One of the great benefits of modern submarines, especially nuclear-fired types and both with advanced, non-nuclear air-independent propulsion systems, is their ability to remain largely hidden underwater for extended periods of time. This gives them inherently deterrent properties. It also makes them well-suited to concealing intelligence or, in the case of weapons armed with conventional land attacks or nuclear capabilities, to ask themselves to position themselves for short or no termination during a crisis.

So it is not necessarily surprising that China's 724 Research Institute, part of the state-of-the-art China Shipbuilding Industry Corporation (CSIC), has been responsible for communications and other electronics for People's Liberation Army Navy (PLAN). for the project WEM construction. Lu Jianxun, the project's chief researcher, is also publicly involved in advanced communication work for PLAN, the Post reported.

Qiao Tianfu / Color China Photo / AP

A Chinese Type 091 nuclear powered attack submarine.

CSIC President Hu Wenmin visited the site in May 2017. He expressed his appreciation for the construction of the WEM project and made statements and requirements for follow-up development of the project and technical application in related areas, "a subsequent statement by the company is read.

The Post Also released a translated map showing the various components of the Project WEM system, as it said came from PLAN. Besides the large selection in central China, it is also allegedly near the county's South China coastline, which will set it relatively close to the country's largest submarine base on Hainan Island.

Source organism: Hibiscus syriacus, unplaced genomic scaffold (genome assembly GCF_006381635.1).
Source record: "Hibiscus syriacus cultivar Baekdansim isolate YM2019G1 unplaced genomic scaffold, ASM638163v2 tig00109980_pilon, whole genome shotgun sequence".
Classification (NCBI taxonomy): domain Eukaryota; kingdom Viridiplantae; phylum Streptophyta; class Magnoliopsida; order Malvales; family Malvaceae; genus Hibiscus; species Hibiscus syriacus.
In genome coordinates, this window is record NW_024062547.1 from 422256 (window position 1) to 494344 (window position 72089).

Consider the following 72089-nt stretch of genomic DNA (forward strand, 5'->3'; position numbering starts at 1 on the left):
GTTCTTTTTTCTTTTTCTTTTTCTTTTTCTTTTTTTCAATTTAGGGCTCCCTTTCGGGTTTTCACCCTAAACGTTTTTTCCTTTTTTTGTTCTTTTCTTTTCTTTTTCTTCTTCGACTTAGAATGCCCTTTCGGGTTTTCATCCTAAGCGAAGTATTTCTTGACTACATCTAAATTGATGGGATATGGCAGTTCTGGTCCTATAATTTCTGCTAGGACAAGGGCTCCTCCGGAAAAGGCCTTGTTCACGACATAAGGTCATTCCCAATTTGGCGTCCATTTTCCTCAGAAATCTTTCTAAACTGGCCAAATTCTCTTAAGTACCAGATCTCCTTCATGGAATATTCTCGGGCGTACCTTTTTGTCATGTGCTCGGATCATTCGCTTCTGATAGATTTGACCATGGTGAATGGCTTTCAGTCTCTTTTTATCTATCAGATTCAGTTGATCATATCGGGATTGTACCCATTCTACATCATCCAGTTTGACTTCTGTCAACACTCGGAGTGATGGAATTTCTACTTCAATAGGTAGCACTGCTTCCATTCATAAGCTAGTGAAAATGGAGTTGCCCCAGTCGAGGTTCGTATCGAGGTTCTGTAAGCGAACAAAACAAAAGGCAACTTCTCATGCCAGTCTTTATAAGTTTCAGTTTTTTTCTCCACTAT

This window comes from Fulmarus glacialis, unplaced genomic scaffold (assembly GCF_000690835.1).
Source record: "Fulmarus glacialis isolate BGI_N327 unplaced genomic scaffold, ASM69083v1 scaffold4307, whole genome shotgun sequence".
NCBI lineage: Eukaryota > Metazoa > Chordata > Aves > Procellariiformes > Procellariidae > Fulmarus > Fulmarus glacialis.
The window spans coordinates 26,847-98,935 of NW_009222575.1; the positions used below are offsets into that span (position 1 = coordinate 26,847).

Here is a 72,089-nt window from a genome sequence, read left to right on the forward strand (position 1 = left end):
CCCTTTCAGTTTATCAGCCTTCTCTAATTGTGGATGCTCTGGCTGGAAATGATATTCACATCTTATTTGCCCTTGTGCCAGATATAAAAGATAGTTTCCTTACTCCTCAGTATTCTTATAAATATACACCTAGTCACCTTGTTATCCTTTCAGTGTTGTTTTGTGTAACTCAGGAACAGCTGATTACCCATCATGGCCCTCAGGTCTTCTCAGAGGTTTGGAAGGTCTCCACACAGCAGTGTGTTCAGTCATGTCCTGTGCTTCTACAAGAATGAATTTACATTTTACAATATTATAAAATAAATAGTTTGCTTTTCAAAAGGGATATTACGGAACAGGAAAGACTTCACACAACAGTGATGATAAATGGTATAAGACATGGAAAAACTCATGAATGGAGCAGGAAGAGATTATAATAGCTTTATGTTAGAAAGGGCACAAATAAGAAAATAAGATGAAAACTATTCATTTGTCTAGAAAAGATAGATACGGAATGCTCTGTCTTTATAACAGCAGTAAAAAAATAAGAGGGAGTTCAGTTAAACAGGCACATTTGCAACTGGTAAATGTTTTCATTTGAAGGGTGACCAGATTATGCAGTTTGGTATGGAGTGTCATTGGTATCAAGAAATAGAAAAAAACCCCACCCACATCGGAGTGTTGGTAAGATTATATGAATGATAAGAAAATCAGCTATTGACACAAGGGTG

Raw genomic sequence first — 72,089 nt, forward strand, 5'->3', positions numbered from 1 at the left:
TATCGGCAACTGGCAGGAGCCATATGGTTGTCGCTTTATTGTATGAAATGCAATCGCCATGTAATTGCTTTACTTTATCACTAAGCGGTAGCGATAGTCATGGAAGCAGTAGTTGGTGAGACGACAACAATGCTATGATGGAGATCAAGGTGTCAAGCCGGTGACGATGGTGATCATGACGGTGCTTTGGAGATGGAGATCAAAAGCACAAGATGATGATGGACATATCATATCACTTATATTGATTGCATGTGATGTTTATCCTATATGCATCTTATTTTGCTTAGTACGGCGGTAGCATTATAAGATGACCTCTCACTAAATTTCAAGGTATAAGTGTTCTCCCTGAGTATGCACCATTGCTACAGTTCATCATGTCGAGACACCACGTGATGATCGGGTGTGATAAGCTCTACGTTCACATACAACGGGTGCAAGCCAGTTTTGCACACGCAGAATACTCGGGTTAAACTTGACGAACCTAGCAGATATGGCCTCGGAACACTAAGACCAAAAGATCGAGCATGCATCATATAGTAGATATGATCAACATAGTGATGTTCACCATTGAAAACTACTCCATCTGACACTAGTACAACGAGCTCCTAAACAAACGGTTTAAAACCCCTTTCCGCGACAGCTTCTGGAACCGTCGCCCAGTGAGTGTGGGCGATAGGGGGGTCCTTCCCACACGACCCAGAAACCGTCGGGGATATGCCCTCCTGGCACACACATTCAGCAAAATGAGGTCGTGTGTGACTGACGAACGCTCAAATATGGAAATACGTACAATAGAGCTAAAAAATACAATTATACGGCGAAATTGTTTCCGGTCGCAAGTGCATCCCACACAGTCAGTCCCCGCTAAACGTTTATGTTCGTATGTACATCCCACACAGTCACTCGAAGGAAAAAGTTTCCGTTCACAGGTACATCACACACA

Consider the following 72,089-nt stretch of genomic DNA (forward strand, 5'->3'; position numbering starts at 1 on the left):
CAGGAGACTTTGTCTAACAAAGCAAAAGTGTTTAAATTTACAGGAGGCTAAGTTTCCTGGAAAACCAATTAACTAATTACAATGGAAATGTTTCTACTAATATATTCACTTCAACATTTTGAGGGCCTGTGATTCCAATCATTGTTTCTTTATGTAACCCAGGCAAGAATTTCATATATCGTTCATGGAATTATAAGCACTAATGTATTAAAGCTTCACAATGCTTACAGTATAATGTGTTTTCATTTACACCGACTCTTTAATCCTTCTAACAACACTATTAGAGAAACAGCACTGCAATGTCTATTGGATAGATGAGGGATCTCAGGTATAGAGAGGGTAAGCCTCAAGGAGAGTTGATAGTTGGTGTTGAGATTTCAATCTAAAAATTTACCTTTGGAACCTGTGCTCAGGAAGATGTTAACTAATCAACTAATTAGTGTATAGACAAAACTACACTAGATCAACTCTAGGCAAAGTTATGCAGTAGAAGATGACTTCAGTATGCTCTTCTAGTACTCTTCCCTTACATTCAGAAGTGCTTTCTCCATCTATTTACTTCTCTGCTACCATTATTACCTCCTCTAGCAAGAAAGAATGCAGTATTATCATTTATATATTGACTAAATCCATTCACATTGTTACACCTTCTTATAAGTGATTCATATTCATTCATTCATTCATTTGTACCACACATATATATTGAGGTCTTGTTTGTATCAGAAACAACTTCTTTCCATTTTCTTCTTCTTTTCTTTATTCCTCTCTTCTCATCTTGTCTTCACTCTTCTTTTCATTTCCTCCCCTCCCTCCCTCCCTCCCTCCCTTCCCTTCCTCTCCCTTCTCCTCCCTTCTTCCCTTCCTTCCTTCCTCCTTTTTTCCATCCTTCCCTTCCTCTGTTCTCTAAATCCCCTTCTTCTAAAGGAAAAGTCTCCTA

PLAN via South China Morning Post

A map apparently shows the general location over the various project WEM components.

"Although I am involved in the project, I have no idea where it is. It must be up and running by now," said Chen Xiaobin, a researcher at the Geology Institute, China Earthquake Administration. Postwhich indicates a level of security around the project that seems excessive for its stated civilian goals. "This facility will have important military uses if a war breaks out."

Unfortunately, ELF systems are notoriously inefficient and require large locations in very specific positions to provide some reasonable communication capability. They are also limited in the amount of information they can carry and how quickly they can send it out, only sending slow text messages. Since submarines do not have room for their own ELF transmitters, these one-way alerts often only tell the boat's crew to get safely into position to receive actual instructions.

Only three other countries – the US, Russia and India – have or have had ELF submarine communications sites. The US Navy closed the last of its arrays in 2004, officially because they were outdated in the face of improvements to very low frequencies or VLF communication systems. Navy's fleet of 16 E-6B Mercury strategic communications aircraft along with terrestrial VLF stations currently provide the US military's key means of communicating with deployed submarines.


An image of the main building at the US Navy's Clam Lake ELF transmitter facility in 1982.

The US military still uses VLF waves to transmit so-called "Emergency Action Messages", a key part of the nuclear strike process that you can read more about here. The Defense's advanced research project agency (DARPA), the Pentagon's top research and development arm has also explored the potential for further improved laser and space-based communication possibilities.